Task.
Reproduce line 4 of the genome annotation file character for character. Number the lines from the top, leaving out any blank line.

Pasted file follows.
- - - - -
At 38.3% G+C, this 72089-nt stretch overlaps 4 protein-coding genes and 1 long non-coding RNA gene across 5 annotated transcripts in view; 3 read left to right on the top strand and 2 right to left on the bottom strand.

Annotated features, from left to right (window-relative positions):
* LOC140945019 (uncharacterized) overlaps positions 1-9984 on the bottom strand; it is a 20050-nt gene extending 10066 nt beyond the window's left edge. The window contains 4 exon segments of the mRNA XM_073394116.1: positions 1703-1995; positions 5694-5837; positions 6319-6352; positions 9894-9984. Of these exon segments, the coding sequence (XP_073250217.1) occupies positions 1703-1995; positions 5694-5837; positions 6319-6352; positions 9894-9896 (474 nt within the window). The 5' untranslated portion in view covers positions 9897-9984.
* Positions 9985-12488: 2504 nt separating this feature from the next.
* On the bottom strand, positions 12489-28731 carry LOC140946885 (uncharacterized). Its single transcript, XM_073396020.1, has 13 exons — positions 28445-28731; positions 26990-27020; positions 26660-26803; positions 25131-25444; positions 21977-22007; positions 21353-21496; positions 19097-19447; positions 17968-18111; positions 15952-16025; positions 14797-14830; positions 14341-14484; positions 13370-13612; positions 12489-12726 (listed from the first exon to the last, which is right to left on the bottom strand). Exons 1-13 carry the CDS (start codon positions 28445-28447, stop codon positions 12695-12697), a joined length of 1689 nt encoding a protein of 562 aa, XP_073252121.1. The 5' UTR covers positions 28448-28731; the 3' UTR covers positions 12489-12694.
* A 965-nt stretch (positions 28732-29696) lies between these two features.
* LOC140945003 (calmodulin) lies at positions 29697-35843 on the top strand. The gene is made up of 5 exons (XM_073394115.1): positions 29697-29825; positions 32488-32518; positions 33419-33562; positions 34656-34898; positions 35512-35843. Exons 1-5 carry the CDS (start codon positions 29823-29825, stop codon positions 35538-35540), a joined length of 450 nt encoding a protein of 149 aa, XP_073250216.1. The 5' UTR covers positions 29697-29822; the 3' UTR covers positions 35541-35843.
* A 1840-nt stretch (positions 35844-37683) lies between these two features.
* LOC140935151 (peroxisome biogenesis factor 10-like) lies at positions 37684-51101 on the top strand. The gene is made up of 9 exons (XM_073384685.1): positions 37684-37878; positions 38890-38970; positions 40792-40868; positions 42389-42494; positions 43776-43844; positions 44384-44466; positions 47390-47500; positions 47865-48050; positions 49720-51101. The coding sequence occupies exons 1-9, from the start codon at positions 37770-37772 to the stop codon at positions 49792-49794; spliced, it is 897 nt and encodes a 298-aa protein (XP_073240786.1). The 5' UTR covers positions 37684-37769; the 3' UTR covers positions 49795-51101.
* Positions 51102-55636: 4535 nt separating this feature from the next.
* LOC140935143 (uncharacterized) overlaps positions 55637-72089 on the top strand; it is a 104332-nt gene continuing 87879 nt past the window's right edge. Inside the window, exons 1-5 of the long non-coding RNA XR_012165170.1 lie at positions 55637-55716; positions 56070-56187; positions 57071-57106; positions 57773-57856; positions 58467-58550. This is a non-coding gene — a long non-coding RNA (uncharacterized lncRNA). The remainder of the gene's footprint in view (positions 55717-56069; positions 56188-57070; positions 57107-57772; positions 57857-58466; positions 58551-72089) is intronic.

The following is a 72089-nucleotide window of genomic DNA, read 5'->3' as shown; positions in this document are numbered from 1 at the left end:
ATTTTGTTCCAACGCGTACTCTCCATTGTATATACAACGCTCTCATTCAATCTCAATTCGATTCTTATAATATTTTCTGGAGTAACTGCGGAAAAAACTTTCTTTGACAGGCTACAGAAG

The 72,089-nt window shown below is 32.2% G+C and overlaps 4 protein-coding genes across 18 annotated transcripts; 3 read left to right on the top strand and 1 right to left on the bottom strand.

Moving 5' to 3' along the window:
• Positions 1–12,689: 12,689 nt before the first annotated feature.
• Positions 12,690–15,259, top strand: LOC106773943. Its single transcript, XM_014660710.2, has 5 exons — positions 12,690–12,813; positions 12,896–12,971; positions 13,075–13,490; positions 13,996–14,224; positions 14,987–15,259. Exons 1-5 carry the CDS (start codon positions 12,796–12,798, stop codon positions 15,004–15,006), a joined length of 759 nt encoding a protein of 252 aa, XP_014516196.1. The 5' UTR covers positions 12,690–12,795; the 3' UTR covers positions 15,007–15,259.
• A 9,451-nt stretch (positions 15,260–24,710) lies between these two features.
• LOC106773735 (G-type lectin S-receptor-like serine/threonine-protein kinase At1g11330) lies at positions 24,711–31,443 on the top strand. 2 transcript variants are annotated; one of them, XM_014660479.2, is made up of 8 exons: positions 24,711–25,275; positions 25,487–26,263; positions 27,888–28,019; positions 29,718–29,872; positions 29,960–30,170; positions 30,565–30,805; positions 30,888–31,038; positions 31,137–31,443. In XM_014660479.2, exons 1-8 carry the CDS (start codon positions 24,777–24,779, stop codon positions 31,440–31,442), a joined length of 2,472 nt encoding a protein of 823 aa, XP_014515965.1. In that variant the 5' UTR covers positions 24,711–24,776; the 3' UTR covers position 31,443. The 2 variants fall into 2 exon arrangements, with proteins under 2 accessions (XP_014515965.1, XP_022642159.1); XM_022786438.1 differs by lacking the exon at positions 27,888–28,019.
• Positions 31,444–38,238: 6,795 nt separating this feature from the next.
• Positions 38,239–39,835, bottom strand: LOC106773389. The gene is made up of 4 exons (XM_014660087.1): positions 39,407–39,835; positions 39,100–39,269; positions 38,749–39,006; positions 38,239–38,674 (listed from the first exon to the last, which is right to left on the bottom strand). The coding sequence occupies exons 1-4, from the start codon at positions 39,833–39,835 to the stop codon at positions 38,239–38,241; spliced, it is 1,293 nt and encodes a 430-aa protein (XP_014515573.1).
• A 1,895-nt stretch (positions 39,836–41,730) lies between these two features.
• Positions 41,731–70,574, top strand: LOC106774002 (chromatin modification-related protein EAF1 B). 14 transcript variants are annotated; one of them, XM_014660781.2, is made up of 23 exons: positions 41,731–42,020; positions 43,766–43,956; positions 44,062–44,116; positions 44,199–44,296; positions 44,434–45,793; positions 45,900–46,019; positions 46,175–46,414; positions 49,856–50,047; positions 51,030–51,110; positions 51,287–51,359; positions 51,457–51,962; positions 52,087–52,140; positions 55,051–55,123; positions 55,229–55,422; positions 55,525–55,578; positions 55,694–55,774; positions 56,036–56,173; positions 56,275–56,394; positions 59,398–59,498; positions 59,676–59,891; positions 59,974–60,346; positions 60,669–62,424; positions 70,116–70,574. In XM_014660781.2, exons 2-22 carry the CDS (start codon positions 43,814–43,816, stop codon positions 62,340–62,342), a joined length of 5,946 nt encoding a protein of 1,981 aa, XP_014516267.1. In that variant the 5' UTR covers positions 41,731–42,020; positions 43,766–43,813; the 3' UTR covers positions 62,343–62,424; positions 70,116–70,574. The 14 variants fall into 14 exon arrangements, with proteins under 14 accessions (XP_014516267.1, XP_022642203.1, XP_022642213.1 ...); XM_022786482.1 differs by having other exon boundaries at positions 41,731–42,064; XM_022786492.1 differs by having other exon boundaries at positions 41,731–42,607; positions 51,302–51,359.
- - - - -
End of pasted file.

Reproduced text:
* Positions 9985-12488: 2504 nt separating this feature from the next.